The Stars Align for Leo – An Irishman’s Diary about the world’s greatest footballer and the French revolutionary month of Messidor
Russian dolls of Cristiano Ronaldo of Portugal and Lionel Messi of Argentina in a souvenir shop in Moscow. Photograph: Ryan Pierse/Getty Images
In the French revolutionary calendar, which was inspired by nature and agriculture and is still observed by a small hardcore of romantics, we are now approaching the end of Prairial, the “meadow” month. But next Monday marks the start of Messidor, named from the Latin messis, meaning “harvest”.
The significance of this will not be lost on fans of a certain latin football star, who plays for Barcelona and Argentina and who this weekend embarks on his last attempt to win the one great prize that has eluded him.
Leo Messi was of course born in Messidor – he turns 31 during the Russia tournament, on what most calendars insist is June 24th. And if this time of year seems a bit early for a harvest month, a World Cup win in Messidor 226 (that’s the current year, by the way) would come very late in Messi’s career.
He was probably at his peak four years ago, when Argentina lost the final in extra-time to Germany.
Now he’s past his very best and playing in front of midfielders and defenders who, most experts agree, are too old or slow, or both, to win a big tournament.
But logic doesn’t always dictate the outcome of World Cups. Luck plays a big part too – sometimes teams just seem fated to win. For the nearly-man of international football, this might finally be Argentina’s turn. And barring a victory for some rank outsider, most romantics, including this one, would welcome it.
It’s only a slight exaggeration to say that, as a football fan, I love Leo Messi. I love him partly because he’s not Cristiano Ronaldo. This is unfair to the Portuguese player, I know. His and Messi’s has been one of the great sporting rivalries, like Ali v Frazier, Borg v McEnroe, or Senna v Prost. They seem to have driven each other to ever more dizzy heights, and on statistics alone are hard to separate.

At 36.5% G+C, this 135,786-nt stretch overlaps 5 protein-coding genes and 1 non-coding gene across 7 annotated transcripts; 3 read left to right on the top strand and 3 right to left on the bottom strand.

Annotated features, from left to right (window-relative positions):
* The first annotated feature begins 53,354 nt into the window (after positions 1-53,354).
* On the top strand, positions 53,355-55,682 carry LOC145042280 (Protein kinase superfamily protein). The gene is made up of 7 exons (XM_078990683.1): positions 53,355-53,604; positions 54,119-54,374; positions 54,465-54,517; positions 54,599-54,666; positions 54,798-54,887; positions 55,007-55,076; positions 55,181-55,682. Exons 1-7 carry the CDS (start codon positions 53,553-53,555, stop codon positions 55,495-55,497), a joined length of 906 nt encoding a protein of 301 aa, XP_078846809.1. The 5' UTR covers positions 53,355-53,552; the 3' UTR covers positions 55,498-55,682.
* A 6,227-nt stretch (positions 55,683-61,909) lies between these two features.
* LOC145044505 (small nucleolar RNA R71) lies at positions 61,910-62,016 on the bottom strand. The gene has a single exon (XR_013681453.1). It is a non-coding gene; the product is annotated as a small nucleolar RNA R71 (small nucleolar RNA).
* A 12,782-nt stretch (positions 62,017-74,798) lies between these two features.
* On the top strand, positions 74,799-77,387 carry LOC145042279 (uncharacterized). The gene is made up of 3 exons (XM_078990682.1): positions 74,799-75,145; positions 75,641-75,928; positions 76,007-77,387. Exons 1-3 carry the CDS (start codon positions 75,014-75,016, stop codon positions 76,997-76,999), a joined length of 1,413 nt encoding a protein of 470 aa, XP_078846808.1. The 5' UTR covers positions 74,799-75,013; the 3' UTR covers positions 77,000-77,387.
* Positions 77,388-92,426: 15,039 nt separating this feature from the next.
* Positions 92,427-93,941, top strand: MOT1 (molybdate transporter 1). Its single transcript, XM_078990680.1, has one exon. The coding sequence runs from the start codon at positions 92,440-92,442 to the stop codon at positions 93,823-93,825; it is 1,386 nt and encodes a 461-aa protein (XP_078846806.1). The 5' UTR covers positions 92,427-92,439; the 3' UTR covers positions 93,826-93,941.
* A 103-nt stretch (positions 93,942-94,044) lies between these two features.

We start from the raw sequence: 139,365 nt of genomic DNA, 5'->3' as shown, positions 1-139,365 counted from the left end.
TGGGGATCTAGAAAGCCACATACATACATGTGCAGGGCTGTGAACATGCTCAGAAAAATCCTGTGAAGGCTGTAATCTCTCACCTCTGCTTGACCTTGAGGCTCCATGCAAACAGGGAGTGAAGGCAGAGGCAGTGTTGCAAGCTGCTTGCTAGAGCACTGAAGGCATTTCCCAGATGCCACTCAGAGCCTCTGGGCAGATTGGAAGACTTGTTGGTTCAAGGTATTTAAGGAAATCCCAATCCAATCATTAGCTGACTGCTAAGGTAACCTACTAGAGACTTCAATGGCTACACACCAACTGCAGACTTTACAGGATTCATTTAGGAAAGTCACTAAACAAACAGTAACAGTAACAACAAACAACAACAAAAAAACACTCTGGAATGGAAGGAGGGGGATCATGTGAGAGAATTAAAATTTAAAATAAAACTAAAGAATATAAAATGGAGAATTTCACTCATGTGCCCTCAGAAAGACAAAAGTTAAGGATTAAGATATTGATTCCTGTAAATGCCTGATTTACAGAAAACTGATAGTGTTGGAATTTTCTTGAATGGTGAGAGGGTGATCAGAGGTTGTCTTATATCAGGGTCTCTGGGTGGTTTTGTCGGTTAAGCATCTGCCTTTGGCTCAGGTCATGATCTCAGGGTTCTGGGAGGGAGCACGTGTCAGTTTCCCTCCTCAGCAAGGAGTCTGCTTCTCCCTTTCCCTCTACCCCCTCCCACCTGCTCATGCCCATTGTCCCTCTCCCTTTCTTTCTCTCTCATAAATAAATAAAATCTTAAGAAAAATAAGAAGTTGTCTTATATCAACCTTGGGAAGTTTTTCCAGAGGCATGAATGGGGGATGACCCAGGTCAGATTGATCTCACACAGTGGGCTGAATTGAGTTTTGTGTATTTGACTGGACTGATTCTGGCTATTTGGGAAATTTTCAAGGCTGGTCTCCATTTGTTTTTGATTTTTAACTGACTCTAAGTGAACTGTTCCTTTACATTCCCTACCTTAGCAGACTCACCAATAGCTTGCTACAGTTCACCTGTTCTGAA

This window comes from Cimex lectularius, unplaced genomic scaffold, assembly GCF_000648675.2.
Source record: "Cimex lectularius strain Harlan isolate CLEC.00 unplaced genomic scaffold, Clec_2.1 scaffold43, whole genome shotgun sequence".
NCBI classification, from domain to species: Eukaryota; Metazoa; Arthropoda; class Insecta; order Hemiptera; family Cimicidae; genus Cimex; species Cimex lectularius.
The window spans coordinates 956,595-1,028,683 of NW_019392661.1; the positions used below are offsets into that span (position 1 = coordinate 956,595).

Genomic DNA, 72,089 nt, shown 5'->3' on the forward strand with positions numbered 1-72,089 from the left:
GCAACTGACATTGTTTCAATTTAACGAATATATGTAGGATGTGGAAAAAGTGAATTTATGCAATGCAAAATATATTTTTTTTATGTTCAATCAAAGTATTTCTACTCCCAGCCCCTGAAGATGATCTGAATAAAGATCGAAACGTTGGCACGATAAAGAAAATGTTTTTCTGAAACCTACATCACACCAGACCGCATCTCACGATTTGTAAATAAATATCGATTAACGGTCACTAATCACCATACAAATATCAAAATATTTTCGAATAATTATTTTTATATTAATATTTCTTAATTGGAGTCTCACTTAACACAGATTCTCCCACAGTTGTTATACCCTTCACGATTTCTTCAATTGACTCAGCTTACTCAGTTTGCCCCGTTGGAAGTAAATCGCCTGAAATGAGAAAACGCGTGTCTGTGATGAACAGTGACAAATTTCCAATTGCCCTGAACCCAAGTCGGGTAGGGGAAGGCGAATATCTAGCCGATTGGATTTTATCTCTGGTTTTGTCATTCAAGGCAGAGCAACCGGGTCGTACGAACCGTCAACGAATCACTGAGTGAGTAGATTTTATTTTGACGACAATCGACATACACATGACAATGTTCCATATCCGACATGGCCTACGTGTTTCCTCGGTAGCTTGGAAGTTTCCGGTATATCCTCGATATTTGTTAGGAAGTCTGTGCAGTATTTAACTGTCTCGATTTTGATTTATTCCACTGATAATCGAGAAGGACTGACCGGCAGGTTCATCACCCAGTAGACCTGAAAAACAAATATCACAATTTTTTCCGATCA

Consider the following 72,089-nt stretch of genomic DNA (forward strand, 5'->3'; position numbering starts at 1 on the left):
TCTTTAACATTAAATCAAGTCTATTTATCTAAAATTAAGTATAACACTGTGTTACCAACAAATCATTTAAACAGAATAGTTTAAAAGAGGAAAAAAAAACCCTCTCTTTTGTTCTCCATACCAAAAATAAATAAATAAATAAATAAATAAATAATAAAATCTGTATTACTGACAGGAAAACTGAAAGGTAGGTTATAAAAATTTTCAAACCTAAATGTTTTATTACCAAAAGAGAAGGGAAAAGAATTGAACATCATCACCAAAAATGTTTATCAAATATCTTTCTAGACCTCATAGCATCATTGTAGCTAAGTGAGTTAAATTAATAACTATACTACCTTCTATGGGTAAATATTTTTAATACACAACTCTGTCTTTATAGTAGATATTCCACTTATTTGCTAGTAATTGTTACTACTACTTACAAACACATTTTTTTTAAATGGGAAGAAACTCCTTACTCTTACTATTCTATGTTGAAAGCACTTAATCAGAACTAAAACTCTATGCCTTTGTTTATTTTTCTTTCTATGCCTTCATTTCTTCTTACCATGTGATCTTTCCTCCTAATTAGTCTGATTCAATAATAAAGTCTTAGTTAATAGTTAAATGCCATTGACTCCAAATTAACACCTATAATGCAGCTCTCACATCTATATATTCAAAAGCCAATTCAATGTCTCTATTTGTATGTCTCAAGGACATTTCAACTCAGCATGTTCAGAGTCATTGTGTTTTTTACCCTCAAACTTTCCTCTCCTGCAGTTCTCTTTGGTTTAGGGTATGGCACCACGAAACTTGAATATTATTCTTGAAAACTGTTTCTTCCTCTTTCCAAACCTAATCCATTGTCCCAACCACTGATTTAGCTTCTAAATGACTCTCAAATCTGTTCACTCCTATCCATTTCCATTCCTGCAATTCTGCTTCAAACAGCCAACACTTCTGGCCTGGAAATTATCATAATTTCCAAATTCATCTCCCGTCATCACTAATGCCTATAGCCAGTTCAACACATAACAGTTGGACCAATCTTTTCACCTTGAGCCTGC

But Ronaldo looks like a Greek god, and clearly noticed this at an early age. As a committed self-admirer, he rarely misses an opportunity to expose his sculpted torso to the adoring pitch-side cameras. And in general, he seems to have a god-like certainty in his own talent, so that nothing he does surprises him.
Whereas Messi’s deficiencies on the Greek god scale are well known. Having reached the height of 4 feet 2 by age 10, he needed growth hormone treatment, as a result of which he eventually topped out at 5 feet 7. Compared with the swan-like Ronaldo, he remains more of a duck.
For this and other reasons, there can be a slightly comic element to some of the brilliant things he does. And even at 31, he still seems almost as surprised by them as we are. I think this is what the late Uruguayan writer Eduardo Galeano meant when he said: “I like Messi because he doesn’t think he’s Messi.”
Apart from that existentialist problem, Messi’s other ongoing struggle is that he’s not Maradona. This is all the more remiss of him because, way back in 2007, he scored a famous goal for Barcelona, dribbling half the length of the pitch, that bore an uncanny resemblance to Maradona’s classic against England in 1986.
Placed side-by-side, in sync, they became a YouTube hit and suggested that the teenager, as he still was then, would follow Maradona’s footsteps in every way.
But a decade of dazzling club success later he still hasn’t delivered the ultimate prize for his country. And Maradona is among the many reasons.
In the 2010 tournament in South Africa, his chaotic management contributed to Argentina crashing out 4-0 in the quarter-finals.
Maradona crashed out of the job soon afterwards, but if he’s right about his latest successor in the role, managerial incompetence may again deprive them in Russia. “It’s clear the boy doesn’t know anything,” he has said of Jorge Sampaoli, who took over last year.
So apart from the French republican calendar, the omens are not good that Messi will lift the World Cup on 27 Messidor, or July 15th if you prefer.
Which reminds me that, despite being established in 1792, the revolutionary calendar does not make much of Bastille Day.
In keeping with its general scheme, the date in question is dedicated to a plant – in that case, the modest sage.
Whereas the date of the World Cup Final will celebrate a culinary heavyweight – garlic.
Maybe, all things considered, I’ll have a small bet on France.